At present you cannot do so, as every lady has her partner, who will not allow her to dance with anyone else."

"Then I must be content not to dance, for, being a stranger, I do not know any lady whom I can ask to come with me."

"As a stranger you would have much less difficulty in securing a partner than a citizen of Madrid. Under the new fashion, introduced by the Count of Aranda, the masked ball has become the rage of all the women in the capital. You see there are about two hundred of them on the floor to- night; well, I think there are at least four thousand girls in Madrid who are sighing for someone to take them to the ball, for, as you may know, no woman is allowed to come by herself. You would only have to go to any respectable people, give your name and address, and ask to have the pleasure of taking their daughter to the ball. You would have to send her a domino, mask, and gloves; and you would take her and bring her back in your carriage."

"And if the father and mother refused?"

"Then you would make your bow and go, leaving them to repent of their folly, for the girl would sigh, and weep, and moan, bewail parental tyranny, call Heaven to witness the innocency of going to a ball, and finally go into convulsions."

This oration, which was uttered in the most persuasive style, made me quite gay, for I scented an intrigue from afar. I thanked the masked (who spoke Italian very well) and promised to follow his advice and to let him know the results.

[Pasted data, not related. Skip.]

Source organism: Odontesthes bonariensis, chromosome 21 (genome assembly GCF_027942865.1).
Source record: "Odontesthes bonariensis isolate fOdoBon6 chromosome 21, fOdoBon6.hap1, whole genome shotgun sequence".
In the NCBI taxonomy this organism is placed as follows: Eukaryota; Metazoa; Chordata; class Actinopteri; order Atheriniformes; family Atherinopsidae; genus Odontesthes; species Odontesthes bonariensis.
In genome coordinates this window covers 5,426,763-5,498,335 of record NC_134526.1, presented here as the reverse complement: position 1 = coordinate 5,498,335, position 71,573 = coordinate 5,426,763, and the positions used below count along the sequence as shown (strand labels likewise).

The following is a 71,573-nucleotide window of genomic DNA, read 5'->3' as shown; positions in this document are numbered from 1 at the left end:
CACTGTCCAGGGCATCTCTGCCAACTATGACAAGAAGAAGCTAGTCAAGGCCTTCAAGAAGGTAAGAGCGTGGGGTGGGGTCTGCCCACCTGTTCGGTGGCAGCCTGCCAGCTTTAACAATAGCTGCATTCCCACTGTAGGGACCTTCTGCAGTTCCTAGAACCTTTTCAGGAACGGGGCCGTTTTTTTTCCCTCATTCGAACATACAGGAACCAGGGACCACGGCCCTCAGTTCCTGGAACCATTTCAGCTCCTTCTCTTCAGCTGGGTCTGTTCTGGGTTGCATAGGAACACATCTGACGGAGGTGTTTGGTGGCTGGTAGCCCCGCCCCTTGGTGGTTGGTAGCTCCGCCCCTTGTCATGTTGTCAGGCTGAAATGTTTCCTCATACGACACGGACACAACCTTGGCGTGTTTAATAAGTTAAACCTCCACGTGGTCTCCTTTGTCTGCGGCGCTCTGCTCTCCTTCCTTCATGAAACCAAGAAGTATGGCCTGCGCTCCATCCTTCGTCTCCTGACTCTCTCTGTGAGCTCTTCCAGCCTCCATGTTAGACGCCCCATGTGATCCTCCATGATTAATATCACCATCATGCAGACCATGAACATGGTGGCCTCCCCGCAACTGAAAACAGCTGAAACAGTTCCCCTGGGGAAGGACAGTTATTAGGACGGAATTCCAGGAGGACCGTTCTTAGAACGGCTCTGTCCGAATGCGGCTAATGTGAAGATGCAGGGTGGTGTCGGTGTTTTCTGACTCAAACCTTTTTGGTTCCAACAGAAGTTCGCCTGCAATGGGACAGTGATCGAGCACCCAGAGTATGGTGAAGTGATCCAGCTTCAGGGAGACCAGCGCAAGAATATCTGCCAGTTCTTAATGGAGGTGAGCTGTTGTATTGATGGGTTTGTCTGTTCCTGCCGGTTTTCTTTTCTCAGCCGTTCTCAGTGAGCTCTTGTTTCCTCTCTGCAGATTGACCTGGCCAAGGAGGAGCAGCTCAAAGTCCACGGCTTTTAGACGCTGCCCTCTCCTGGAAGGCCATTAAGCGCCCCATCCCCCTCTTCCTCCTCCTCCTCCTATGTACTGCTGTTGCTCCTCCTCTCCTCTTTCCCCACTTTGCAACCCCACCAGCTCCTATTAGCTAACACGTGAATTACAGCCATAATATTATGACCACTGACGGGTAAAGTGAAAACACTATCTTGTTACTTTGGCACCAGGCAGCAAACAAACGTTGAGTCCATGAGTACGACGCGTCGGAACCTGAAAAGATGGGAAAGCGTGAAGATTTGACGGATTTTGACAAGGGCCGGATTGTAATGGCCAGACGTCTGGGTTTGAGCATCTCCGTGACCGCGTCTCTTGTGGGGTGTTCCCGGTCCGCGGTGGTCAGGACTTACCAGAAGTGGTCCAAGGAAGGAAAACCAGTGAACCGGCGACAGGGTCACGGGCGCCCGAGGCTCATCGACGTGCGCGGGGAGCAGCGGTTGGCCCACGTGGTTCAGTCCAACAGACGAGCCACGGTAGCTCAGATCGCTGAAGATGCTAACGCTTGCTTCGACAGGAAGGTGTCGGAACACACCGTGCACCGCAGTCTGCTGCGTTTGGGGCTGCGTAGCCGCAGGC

"I shall be delighted to hear of your success, and you will find me in the box, where I shall be glad if you will follow me now, to be introduced to the lady who is my constant companion."

I was astonished at so much politeness, and told him my name and followed him. He took me into a box where there were two ladies and an elderly man. They were talking about the ball, so I put in a remark or two on the same topic, which seemed to meet with approval. One of the two ladies, who retained some traces of her former beauty, asked me, in excellent French, what circles I moved in.

"I have only been a short time in Madrid, and not having been presented at Court I really know no one."

"Really! I quite pity you. Come and see me, you will be welcome. My name is Pichona, and anybody will tell you where I live."

"I shall be delighted to pay my respects to you, madam."

What I liked best about the spectacle was a wonderful and fantastic dance which was struck up at midnight. It was the famous fandango, of which I had often heard, but of which I had absolutely no idea. I had seen it danced on the stage in France and Italy, but the actors were careful not to use those voluptuous gestures which make it the most seductive in the world. It cannot be described. Each couple only dances three steps, but the gestures and the attitudes are the most lascivious imaginable. Everything is represented, from the sigh of desire to the final ecstasy; it is a very history of love. I could not conceive a woman refusing her partner anything after this dance, for it seemed made to stir up the senses. I was so excited at this Bacchanalian spectacle that I burst out into cries of delight. The masker who had taken me to his box told me that I should see the fandango danced by the Gitanas with good partners.

"But," I remarked, "does not the Inquisition object to this dance?"

Madame Pichona told me that it was absolutely forbidden, and would not be danced unless the Count of Aranda had given permission.

I heard afterwards that, on the count forbidding the fandango, the ball- room was deserted with bitter complaints, and on the prohibition being withdrawn everyone was loud in his praise.

The next day I told my infamous page to get me a Spaniard who would teach me the fandango. He brought me an actor, who also gave me Spanish lessons, for he pronounced the language admirably. In the course of three days the young actor taught me all the steps so well that, by the confession of the Spaniards themselves, I danced it to perfection.

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